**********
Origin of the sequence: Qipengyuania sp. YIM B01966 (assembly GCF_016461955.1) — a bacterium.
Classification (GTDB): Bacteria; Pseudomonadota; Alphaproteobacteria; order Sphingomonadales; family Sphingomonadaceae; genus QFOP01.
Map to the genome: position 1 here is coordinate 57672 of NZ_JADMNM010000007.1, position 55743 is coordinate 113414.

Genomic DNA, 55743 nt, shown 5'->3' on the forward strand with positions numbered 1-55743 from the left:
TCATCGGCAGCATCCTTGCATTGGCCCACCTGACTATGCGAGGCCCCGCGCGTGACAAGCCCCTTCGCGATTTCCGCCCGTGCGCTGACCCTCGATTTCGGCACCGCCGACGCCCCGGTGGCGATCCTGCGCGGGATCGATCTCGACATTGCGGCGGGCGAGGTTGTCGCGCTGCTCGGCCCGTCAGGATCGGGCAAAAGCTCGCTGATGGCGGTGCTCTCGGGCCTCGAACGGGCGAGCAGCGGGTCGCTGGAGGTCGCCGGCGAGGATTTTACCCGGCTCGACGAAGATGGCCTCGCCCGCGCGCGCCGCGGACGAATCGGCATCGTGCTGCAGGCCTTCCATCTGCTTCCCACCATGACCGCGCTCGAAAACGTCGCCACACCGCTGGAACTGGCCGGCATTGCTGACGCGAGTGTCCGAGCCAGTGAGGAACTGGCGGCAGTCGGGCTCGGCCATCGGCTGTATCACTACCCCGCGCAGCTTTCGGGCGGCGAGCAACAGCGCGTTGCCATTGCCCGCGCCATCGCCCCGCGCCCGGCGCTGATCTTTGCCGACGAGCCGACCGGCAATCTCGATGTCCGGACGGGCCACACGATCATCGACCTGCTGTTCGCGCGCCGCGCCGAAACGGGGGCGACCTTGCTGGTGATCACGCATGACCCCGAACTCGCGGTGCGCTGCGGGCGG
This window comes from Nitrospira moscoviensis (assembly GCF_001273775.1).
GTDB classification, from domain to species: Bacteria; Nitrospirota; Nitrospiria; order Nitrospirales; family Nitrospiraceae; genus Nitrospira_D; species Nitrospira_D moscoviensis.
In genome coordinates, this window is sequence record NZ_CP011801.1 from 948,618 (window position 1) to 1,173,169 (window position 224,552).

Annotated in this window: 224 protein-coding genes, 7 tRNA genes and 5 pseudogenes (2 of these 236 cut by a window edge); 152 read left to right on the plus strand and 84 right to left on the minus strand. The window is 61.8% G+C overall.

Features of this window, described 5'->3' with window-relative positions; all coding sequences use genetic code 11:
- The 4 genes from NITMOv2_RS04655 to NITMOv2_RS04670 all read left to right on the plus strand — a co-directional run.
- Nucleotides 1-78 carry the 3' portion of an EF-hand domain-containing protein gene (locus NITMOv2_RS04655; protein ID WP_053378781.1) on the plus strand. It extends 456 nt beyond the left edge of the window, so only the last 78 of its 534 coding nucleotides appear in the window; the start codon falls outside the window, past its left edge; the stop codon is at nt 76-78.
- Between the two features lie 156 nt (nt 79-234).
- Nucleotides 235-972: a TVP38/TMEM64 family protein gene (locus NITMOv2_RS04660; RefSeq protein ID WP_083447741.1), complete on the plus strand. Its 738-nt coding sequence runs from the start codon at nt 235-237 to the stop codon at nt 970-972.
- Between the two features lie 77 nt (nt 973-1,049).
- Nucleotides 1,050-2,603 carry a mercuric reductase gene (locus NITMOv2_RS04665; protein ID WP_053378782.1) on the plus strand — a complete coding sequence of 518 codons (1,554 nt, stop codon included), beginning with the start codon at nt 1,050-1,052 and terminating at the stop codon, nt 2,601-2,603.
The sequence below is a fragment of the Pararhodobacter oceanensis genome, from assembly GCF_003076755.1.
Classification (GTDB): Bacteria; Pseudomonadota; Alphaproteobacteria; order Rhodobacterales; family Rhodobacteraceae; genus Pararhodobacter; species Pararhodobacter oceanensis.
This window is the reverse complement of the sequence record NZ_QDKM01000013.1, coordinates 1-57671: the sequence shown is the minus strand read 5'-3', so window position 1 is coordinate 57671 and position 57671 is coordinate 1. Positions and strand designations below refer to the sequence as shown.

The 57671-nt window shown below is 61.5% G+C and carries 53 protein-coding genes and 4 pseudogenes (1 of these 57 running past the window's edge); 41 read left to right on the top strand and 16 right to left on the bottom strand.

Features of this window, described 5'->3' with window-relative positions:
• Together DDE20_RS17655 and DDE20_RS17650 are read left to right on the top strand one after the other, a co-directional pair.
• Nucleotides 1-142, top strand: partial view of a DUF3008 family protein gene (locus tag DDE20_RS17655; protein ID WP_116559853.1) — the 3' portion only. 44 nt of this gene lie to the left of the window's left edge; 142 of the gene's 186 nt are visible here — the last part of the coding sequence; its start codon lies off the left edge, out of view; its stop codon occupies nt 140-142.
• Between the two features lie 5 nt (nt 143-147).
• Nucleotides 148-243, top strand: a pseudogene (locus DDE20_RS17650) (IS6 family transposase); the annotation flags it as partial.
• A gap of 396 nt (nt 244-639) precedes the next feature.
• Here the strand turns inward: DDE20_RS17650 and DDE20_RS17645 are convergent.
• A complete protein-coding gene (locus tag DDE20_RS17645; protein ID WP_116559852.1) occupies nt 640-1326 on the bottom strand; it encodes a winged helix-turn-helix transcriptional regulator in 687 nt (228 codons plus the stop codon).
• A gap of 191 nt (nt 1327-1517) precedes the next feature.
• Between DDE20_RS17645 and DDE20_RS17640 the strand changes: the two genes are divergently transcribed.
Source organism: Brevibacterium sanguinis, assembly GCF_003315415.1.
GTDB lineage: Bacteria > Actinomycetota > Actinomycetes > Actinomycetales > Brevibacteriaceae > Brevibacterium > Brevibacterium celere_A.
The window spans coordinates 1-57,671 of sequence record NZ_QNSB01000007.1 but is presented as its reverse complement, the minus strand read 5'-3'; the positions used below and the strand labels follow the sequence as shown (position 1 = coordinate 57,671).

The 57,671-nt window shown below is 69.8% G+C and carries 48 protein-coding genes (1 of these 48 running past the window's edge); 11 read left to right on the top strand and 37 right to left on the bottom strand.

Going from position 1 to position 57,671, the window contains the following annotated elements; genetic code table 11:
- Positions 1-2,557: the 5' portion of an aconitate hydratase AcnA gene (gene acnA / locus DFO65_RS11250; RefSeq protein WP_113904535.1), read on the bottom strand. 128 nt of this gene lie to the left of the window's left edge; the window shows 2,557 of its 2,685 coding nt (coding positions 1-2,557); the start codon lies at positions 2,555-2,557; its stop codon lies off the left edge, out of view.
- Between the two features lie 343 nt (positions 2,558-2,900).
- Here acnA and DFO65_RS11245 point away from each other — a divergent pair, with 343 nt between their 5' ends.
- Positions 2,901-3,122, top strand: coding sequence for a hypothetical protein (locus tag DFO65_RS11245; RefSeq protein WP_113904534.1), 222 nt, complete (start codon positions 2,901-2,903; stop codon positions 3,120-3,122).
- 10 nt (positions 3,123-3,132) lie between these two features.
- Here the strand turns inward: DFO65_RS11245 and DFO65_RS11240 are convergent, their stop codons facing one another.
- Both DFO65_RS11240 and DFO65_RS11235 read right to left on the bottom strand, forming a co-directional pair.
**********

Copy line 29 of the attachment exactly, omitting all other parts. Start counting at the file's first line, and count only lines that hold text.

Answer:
• A gap of 191 nt (nt 1327-1517) precedes the next feature.